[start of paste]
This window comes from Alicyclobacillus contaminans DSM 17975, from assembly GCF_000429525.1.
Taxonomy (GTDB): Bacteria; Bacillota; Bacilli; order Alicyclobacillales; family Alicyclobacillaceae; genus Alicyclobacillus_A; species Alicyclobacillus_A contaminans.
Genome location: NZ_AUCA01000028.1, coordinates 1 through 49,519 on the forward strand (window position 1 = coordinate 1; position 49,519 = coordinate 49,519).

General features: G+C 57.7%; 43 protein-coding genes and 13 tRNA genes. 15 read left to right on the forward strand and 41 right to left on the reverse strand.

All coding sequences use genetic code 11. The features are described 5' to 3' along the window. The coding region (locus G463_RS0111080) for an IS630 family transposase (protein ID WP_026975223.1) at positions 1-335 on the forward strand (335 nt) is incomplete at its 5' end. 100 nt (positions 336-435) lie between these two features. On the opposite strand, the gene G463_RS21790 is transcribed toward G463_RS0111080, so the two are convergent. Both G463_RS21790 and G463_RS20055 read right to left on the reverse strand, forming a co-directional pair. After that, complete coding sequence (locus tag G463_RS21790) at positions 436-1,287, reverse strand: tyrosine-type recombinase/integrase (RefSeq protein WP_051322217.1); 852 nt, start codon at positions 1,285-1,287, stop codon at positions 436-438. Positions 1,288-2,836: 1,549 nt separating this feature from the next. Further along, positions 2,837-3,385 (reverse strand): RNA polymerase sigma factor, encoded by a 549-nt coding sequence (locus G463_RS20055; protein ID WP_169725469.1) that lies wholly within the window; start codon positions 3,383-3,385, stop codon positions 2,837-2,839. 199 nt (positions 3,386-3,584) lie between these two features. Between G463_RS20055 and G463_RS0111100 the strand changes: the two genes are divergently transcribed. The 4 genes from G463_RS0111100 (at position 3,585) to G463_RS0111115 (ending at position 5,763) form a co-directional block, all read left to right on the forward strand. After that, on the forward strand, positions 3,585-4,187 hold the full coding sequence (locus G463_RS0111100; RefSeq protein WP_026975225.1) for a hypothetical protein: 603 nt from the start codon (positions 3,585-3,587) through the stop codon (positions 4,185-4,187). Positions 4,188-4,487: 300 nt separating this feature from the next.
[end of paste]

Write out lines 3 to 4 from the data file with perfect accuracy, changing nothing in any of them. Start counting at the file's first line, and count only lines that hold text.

Genome location: NZ_AUCA01000028.1, coordinates 1 through 49,519 on the forward strand (window position 1 = coordinate 1; position 49,519 = coordinate 49,519).

General features: G+C 57.7%; 43 protein-coding genes and 13 tRNA genes. 15 read left to right on the forward strand and 41 right to left on the reverse strand.